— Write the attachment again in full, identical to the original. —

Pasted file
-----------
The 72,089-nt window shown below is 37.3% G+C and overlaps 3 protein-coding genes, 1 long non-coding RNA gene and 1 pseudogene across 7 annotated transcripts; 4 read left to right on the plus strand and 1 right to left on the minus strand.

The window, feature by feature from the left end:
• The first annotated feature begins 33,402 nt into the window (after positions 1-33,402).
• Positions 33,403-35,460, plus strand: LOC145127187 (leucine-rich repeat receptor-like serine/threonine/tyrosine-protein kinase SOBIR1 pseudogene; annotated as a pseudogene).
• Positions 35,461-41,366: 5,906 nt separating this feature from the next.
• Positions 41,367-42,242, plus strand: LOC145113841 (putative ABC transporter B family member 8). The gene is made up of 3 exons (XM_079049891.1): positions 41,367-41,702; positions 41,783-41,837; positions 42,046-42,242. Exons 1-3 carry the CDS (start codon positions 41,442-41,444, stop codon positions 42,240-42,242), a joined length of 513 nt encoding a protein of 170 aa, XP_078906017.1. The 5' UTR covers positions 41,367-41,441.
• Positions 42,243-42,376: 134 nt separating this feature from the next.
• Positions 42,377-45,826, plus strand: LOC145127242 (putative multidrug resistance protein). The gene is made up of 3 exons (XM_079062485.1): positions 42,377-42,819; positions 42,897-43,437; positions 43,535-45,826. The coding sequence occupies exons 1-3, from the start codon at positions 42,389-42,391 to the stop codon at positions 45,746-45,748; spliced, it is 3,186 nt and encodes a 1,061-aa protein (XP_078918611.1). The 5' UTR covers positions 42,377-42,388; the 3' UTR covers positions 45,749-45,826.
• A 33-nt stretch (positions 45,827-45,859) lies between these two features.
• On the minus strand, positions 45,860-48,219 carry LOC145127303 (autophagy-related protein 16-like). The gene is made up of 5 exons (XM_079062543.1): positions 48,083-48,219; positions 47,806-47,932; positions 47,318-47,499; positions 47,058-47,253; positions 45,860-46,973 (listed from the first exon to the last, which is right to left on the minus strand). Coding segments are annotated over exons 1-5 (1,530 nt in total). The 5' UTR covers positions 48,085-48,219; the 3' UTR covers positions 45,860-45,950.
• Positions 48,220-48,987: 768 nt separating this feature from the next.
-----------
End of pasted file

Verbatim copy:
The 72,089-nt window shown below is 37.3% G+C and overlaps 3 protein-coding genes, 1 long non-coding RNA gene and 1 pseudogene across 7 annotated transcripts; 4 read left to right on the plus strand and 1 right to left on the minus strand.

The window, feature by feature from the left end:
• The first annotated feature begins 33,402 nt into the window (after positions 1-33,402).
• Positions 33,403-35,460, plus strand: LOC145127187 (leucine-rich repeat receptor-like serine/threonine/tyrosine-protein kinase SOBIR1 pseudogene; annotated as a pseudogene).
• Positions 35,461-41,366: 5,906 nt separating this feature from the next.
• Positions 41,367-42,242, plus strand: LOC145113841 (putative ABC transporter B family member 8). The gene is made up of 3 exons (XM_079049891.1): positions 41,367-41,702; positions 41,783-41,837; positions 42,046-42,242. Exons 1-3 carry the CDS (start codon positions 41,442-41,444, stop codon positions 42,240-42,242), a joined length of 513 nt encoding a protein of 170 aa, XP_078906017.1. The 5' UTR covers positions 41,367-41,441.
• Positions 42,243-42,376: 134 nt separating this feature from the next.
• Positions 42,377-45,826, plus strand: LOC145127242 (putative multidrug resistance protein). The gene is made up of 3 exons (XM_079062485.1): positions 42,377-42,819; positions 42,897-43,437; positions 43,535-45,826. The coding sequence occupies exons 1-3, from the start codon at positions 42,389-42,391 to the stop codon at positions 45,746-45,748; spliced, it is 3,186 nt and encodes a 1,061-aa protein (XP_078918611.1). The 5' UTR covers positions 42,377-42,388; the 3' UTR covers positions 45,749-45,826.
• A 33-nt stretch (positions 45,827-45,859) lies between these two features.
• On the minus strand, positions 45,860-48,219 carry LOC145127303 (autophagy-related protein 16-like). The gene is made up of 5 exons (XM_079062543.1): positions 48,083-48,219; positions 47,806-47,932; positions 47,318-47,499; positions 47,058-47,253; positions 45,860-46,973 (listed from the first exon to the last, which is right to left on the minus strand). Coding segments are annotated over exons 1-5 (1,530 nt in total). The 5' UTR covers positions 48,085-48,219; the 3' UTR covers positions 45,860-45,950.
• Positions 48,220-48,987: 768 nt separating this feature from the next.